North Atlantic right whale calf washes up dead on Cumberland Island National Seashore in Georgia

Scientists renew calls for federal actions to further restrict vessel speeds

The injured North Atlantic right whale calf of “Juno” (Catalog #1612) seen with injuries on the head, mouth, and left lip consistent with vessel strike. Credit: Forever Hooked Charters

BOSTON, MASS. (March 6, 2024) – The news that a young North Atlantic right whale calf has died from a vessel strike, first detected two months ago, is adding heightened urgency to the need for federal actions to further restrict vessel speeds.

The eighth calf of 38-year-old right whale mother “Juno” (Catalog #1612) washed up dead on the Cumberland Island National Seashore in Georgia on March 3. The calf was the first of 19 known right whales born this season. Its death represents the second vessel strike death of a right whale documented in 2024, both of which occurred in the southeast U.S.

To better protect North Atlantic right whales, the National Oceanic and Atmospheric Administration (NOAA) has proposed modifications to the existing vessel speed rule that are now under interagency regulatory review. Proposed changes include both an expansion in time and space of seasonal speed zones; extending restrictions to include most vessels measuring 35 to 65 feet in length; and implementation of mandatory, instead of voluntary, speed restrictions in dynamic speed zones, which are established when​ and where​ right whales are observed and are likely to remain. The proposed rule was published more than 18 months ago but has not yet been finalized. The delay has put this vulnerable species at continued risk.

On January 3, images captured of the newborn calf showed severe propeller wounds to its head, mouth, and lip. At the time, NOAA said the newborn whale would likely die from its injuries. Preliminary estimates by NOAA determined that the vessel that struck the whale was likely between 35 and 57 feet in length. It is not known how fast the vessel was traveling. However, one of the changes proposed to the vessel speed rule would require vessels of this size to adhere to the speed restrictions.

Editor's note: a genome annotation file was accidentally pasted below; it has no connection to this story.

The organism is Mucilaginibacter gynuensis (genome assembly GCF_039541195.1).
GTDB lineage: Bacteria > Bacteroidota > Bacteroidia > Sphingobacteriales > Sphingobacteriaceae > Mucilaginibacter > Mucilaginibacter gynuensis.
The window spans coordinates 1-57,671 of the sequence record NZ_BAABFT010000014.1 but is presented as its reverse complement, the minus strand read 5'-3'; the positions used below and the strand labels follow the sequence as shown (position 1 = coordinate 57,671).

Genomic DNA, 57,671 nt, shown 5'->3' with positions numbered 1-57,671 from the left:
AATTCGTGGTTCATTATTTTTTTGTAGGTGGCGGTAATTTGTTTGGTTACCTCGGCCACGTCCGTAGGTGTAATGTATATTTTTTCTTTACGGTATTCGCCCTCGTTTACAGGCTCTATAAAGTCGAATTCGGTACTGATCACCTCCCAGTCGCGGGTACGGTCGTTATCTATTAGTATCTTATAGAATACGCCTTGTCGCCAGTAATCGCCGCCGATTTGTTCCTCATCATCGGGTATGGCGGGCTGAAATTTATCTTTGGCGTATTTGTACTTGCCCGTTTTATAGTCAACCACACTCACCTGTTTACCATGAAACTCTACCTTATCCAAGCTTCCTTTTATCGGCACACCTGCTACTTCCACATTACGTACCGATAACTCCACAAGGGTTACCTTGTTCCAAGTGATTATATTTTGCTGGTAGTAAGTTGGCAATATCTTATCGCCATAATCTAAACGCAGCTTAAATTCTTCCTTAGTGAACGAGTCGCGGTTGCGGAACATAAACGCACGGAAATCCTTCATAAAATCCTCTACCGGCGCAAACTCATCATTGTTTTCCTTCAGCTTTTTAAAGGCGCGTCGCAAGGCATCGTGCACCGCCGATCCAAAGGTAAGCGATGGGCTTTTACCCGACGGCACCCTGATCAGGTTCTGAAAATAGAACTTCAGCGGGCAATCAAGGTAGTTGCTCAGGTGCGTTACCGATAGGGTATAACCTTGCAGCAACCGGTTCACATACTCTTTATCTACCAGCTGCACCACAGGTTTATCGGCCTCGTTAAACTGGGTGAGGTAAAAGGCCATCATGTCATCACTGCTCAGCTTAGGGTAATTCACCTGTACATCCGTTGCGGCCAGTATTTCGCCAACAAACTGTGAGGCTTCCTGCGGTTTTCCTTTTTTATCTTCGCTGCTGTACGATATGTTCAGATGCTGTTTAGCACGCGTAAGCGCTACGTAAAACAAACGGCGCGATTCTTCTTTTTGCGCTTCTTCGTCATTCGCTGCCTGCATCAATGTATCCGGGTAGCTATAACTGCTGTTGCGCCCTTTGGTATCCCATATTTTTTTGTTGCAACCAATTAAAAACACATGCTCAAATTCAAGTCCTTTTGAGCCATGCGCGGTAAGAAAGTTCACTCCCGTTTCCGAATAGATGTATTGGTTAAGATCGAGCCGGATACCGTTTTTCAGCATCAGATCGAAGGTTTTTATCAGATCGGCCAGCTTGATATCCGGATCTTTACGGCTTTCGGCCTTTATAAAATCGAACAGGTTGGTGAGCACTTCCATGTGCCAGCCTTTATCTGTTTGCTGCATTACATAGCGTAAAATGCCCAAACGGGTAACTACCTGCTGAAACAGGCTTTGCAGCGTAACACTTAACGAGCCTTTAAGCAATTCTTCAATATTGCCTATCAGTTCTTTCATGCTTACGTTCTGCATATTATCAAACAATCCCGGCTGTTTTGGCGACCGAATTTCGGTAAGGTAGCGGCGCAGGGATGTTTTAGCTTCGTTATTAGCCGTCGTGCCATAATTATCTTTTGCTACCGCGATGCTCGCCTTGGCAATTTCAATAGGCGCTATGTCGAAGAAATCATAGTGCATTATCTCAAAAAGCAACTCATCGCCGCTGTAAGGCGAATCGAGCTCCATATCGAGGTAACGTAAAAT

“Without question, it is time for the federal government to take immediate and urgent action to implement stronger measures to protect this species from vessel strikes,” said Dr. Jessica Redfern, Associate Vice President of Ocean Conservation Science in the Anderson Cabot Center for Ocean Life at the New England Aquarium. “With less than 360 North Atlantic right whales left in the world, we do not have time to wait.”

This is the second young right whale found dead off the coast of Georgia from a vessel strike in the last few weeks—and the third documented right whale death in two months. On February 16, NOAA announced that a one-year-old female yearling found off Savannah, Georgia died of blunt force trauma, as evidenced by skull fractures consistent with a vessel strike. On January 28, a three-year-old female right whale entangled in fishing gear washed ashore dead on Martha’s Vineyard.

Vessel strikes and entanglement are the two leading causes of serious injury and mortality to critically endangered North Atlantic right whales. The New England Aquarium urges immediate, science-based action to reduce those threats.

“Scientific research shows NOAA’s revisions to the vessel speed rule will help protect right whales from vessel strikes. Finalizing this rule is urgently needed to help prevent the extinction of this species,” said Dr. Redfern.


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